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Ask the Experts from LMA

How Will Your Marketing Evolve After COVID-19?

CMOs offer advice on marketing during a global pandemic.

By Legal Marketing Association

In this column, the Legal Marketing Association taps its leadership and membership brain trust to answer pressing questions on law firm marketing and business development. 

QUESTION: It’s such an uncertain time. What’s your advice on how law firms can best communicate and evolve their marketing both during the COVID-19 shutdown and once business returns to “normal”?

Barbara Malin: Empathy Is the Constant

Chief Business Development & Marketing Officer, Jackson Walker LLP (@BB_Malin)

Law firms should be developing their strategy now for communications surrounding the reopening of client businesses following the shutdown. As with all aspects of the situation to date, there are a variety of legal issues clients will need to consider even before directives are issued regarding the resumption of business activity. Law firms should monitor developments that impact clients, identify the concerns that speak most directly to their particular clients, and create content that helps clients identify and address the legal issues they will face. In doing so, firms will help clients manage risk and achieve their business goals.

In general, clients will likely continue to be overwhelmed with information. To reach the broadest audience possible and to use content development time most efficiently, law firm communications teams will want to provide their content in a wide variety of formats, tailoring the depth of the content to the format in which it is delivered. Client alerts can become webinars, FAQs, podcasts, social media posts, and checklists. Content can be distributed through the firm website, email, social media, press releases and broadcast outlets. Mix and match the format and the outlet and there are endless possibilities for providing exactly the right content to clients at the right time.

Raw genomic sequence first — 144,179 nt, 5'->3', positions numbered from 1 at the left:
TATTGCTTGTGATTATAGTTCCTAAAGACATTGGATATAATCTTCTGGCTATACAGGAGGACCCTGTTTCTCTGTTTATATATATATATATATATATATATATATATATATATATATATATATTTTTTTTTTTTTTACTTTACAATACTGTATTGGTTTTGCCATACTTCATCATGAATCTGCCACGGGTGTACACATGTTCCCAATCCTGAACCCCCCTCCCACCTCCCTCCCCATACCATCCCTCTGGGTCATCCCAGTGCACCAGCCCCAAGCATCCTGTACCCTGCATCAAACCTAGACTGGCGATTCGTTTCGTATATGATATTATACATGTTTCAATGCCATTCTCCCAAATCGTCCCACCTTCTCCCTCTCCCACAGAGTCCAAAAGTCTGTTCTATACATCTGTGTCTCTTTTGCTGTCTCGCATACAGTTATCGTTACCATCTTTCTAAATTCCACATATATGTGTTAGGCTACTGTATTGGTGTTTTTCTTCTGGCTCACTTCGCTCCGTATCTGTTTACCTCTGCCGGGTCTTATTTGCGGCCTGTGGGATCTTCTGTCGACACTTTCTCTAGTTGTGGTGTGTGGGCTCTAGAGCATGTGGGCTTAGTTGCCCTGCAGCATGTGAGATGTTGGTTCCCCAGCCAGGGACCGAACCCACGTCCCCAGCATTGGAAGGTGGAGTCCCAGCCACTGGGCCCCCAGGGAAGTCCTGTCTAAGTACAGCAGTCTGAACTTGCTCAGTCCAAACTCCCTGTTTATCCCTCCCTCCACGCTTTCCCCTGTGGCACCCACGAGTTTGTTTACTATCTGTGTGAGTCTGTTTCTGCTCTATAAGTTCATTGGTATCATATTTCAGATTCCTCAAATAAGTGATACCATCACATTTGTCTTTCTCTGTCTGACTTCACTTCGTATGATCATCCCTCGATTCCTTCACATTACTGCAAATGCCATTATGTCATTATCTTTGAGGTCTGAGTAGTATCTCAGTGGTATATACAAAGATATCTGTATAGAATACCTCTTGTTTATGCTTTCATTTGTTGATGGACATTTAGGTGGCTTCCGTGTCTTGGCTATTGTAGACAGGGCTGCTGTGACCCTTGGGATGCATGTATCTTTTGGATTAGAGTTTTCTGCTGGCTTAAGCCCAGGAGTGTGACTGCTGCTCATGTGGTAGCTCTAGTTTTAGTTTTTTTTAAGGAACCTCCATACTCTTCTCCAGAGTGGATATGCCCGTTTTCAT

Consider finding natural partners whose audiences have similar interests. Accounting and consulting firms, insurance brokers, investment bankers, private equity investors and venture capitalists are all likely to have contact lists full of businesses looking for legal advice. By partnering with these organizations in client outreach efforts, both sides deliver value to the ultimate client.

Finally, law firms that can create a sense of community will develop clients who are connected and loyal to the firm. Introducing a business grasping for liquidity to a banker offering small business loans may not generate immediate business but solves a problem for a client and can create enduring opportunities. Helping a client who has been furloughed find a new job opens doors that can yield business. Even something as simple as facilitating a conversation among clients in the same field about the challenges they will face in reopening their businesses showcases your firm’s deep understanding of the clients’ industry.

In the end, preparing for the post-COVID-19 shutdown world requires listening to clients and being empathetic to their needs. Firms that are successful in combining listening with empathy will serve as trusted guides to clients navigating the new business environment.

Jill Weber: “One Size Fits One”

Chief Business Development Officer, Quarles & Brady LLP – Past-President of LMA (@jsweber)

Focus on the needs of individual clients. We often say that “one size fits one” for clients — we need to tailor our communications and legal advice to each client’s business, culture and strategy. Clients seek personalized, customized advice on how to navigate a constantly changing business, economic and regulatory environment. This advice goes beyond the alerts and webinars to communicate directly with clients one-on-one to let them know what all this change means for their companies.